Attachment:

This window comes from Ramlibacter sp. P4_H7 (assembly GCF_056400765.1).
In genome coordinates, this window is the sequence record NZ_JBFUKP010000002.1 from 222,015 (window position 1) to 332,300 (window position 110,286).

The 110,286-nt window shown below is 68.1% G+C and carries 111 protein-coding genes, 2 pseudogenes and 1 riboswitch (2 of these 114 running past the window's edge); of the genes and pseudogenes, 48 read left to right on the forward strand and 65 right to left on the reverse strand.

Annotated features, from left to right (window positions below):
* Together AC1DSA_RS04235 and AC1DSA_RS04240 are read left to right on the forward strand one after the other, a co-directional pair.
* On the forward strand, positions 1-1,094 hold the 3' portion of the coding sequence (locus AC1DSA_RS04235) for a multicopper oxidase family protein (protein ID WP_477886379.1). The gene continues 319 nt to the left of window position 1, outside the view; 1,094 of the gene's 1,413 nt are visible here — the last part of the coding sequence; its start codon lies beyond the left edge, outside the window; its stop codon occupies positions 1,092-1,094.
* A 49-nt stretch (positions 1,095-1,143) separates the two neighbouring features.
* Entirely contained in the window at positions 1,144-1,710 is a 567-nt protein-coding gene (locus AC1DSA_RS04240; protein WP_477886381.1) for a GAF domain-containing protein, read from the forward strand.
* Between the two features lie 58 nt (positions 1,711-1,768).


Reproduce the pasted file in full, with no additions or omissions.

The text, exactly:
This window comes from Ramlibacter sp. P4_H7 (assembly GCF_056400765.1).
In genome coordinates, this window is the sequence record NZ_JBFUKP010000002.1 from 222,015 (window position 1) to 332,300 (window position 110,286).

The 110,286-nt window shown below is 68.1% G+C and carries 111 protein-coding genes, 2 pseudogenes and 1 riboswitch (2 of these 114 running past the window's edge); of the genes and pseudogenes, 48 read left to right on the forward strand and 65 right to left on the reverse strand.

Annotated features, from left to right (window positions below):
* Together AC1DSA_RS04235 and AC1DSA_RS04240 are read left to right on the forward strand one after the other, a co-directional pair.
* On the forward strand, positions 1-1,094 hold the 3' portion of the coding sequence (locus AC1DSA_RS04235) for a multicopper oxidase family protein (protein ID WP_477886379.1). The gene continues 319 nt to the left of window position 1, outside the view; 1,094 of the gene's 1,413 nt are visible here — the last part of the coding sequence; its start codon lies beyond the left edge, outside the window; its stop codon occupies positions 1,092-1,094.
* A 49-nt stretch (positions 1,095-1,143) separates the two neighbouring features.
* Entirely contained in the window at positions 1,144-1,710 is a 567-nt protein-coding gene (locus AC1DSA_RS04240; protein WP_477886381.1) for a GAF domain-containing protein, read from the forward strand.
* Between the two features lie 58 nt (positions 1,711-1,768).